4. Driftwood Old Cellar Dweller 2013

A fantastic beer, but is it a barley wine? We didn’t rate this one very highly because it didn’t measure up to the other barley wines, mostly because it more closely resembled a super imperial IPA. There’s little to no malt character of fruitiness. It pours golden in colour and hops are very prominent. Amazing aroma, but just not a barley wine. It will be very interesting to see how this one ages.

5. Howe Sound Woolly Bugger 2013

Another solid barley wine, but it just didn’t compare favourably to 2012. You could taste the alcohol and this one was sharp, where 2013 was smooth. This is going to be a great beer in six months to a year.

6. Phillips Trainwreck 2013

Quite clearly the loser in our eyes, and the only one I don’t recommend trying. I’ve enjoyed this beer in the past, but 2013 had that metallic taste Phillips has become known for. Tasted hollow in comparison to the others.

What did I learn? I like barley wine a lot. Also, aging barley wine is a great thing to do.



The Consumer’s Business Case of Craft Beer

Craft beer – its good for the local economy, it has flavour, its nutritious and healthier than corn laden macro beer, it may even help prevent, or at least reduce the dreaded hangover. And lets not forget the environment – local craft brewers pollute less making our future cleaner and greener. Are any of these claims true? I haven’t the faintest idea!

I drink craft beer because it tastes good. I also like the back-story – where the artisan David, battles the industrial Goliath.  Craft beer makes my life better, so I drink it.

If I learned anything from the one macro-economics course I took over ten year ago, it is that the economy is far from simple. I am not so sure that buying local is the way of the future. As much as I would like purchases made within my local community to improve the economy, I much prefer my local shops to the Walmart’s of the world, I haven’t seen enough data to substantiate a yea or nae outcome on the topic. I am far from an economics master, nor am I cynical enough to provide note worthy commentary, but the idea that buying local = good for the economy, seems only half baked. But by no means should we stop supporting local producers. Support local community artisans because they make a good products, not to bolster the economy.

Of course small scale craft beer tastes better than the alternative. Taste being subjective makes it hard to come to a clear cut conclusion as to what tastes best, but I am a beer geek with a beer blog, beer is my life, no support needed. However, I do understand that some people prefer very light beer – and industrial grade beer is a great and highly consistent light beer. The growth of the craft beer segment indicates that tastes are changing, and more and more beer drinkers are choosing to drink flavour forward ales and lagers. I think this is good thing.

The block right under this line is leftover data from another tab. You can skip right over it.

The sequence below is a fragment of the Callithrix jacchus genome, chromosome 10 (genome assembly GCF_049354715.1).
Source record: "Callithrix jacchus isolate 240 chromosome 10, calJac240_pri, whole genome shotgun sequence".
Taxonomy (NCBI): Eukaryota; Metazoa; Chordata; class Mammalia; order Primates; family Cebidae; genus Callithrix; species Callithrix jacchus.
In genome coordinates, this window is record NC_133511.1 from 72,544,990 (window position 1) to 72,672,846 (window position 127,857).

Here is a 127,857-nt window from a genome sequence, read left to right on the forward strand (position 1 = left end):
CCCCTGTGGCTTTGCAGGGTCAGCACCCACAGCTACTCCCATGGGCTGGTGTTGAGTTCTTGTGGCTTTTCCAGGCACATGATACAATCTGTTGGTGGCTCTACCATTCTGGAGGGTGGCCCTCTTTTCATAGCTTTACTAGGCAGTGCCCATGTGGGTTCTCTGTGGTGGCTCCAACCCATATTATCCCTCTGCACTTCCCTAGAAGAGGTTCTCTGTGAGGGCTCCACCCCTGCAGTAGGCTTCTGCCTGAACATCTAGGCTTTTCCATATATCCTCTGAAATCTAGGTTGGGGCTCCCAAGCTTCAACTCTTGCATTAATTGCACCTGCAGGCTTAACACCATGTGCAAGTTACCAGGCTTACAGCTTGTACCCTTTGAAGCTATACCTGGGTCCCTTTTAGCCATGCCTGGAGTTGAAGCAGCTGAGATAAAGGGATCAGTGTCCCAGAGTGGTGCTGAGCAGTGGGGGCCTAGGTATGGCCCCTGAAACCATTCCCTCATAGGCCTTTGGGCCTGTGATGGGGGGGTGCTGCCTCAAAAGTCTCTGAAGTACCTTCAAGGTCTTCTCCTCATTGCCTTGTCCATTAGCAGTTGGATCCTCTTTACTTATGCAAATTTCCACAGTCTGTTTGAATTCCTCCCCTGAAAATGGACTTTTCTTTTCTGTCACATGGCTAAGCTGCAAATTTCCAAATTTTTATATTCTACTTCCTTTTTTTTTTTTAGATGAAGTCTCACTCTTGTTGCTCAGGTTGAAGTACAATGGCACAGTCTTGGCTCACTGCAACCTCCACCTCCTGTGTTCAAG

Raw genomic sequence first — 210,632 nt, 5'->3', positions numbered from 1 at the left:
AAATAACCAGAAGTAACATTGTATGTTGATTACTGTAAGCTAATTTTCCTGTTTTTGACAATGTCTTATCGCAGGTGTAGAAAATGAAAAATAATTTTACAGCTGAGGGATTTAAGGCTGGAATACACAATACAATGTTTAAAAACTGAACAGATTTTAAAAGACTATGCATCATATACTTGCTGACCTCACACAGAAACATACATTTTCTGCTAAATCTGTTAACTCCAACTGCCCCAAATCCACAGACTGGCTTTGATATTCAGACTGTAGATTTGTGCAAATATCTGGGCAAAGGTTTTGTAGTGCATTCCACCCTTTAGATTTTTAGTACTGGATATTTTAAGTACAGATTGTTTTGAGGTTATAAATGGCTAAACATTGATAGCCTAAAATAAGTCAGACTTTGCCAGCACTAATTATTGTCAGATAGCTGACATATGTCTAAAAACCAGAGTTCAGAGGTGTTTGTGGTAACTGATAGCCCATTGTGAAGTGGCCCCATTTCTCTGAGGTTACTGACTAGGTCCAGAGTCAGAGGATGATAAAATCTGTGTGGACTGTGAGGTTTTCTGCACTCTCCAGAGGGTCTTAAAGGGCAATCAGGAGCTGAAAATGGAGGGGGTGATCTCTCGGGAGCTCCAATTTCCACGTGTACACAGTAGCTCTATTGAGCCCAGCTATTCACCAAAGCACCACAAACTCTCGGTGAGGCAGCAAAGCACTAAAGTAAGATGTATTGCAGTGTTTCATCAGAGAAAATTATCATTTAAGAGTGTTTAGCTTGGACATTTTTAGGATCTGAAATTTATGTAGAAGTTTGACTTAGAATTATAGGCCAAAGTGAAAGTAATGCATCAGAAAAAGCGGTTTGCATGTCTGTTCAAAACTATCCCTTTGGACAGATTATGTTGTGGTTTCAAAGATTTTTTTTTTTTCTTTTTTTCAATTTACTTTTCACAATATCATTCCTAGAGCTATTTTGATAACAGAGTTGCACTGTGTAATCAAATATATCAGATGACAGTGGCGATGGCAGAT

The environment, you know that under appreciated life sustaining thing we all should love a bit more, does keep us alive after all. The simple argument that locally produced food items have fewer food miles, may or may not be true. Like the economy, the carbon footprint of a product can be tricky to determine. In order for the buy local and save the planet argument to stick, a thorough supply chain audit is needed of both the large and small scale producers. Small scale does not necessarily mean clean. For all I know, my local brewers fire their kettles with coal and fly half of there specialty malt in from Europe. The food miles argument has a lot of logic to it, but it is not end all and be all of sustainable buying.

And then there is health. As a beer drinker, I like the idea that beer is good for me, I also like the idea of Santa Claus. Of course beer is good for me, nearly all food items have health benefits, when consumed in moderation of course. Sure, craft beer is arguably healthier than the industrial grade alternative, but how much healthier?  Craft beer still has the potential to cause diabetes and liver disease. I have heard that the remaining yeast left behind in most craft bottles, as a result of minimal filtering, results in a higher B vitamin content, which is said to reduce the severity of a hangover. Perhaps this is true, but after drinking too much, a hangover is inevitable. The trick to reduce the severity of a hangover is to drink less – sad but true.

Whether craft beer is good for you, or if the environment is spared when you choose to support your local small scale brewer, has yet to be seen. Should you choose to ring in 2014 with a pint, choose a beer that you love, a beer that tastes good, maybe even a beer that is made by people that you know. Don’t worry about the economy or the nutritional content in your glass come midnight. Drink good beer because it tastes good. Yes, it is just a pint, but life is nothing more than the sum of thousands of joyous pints. Cheers to 2014 – may it be a year filled with many delicious pints.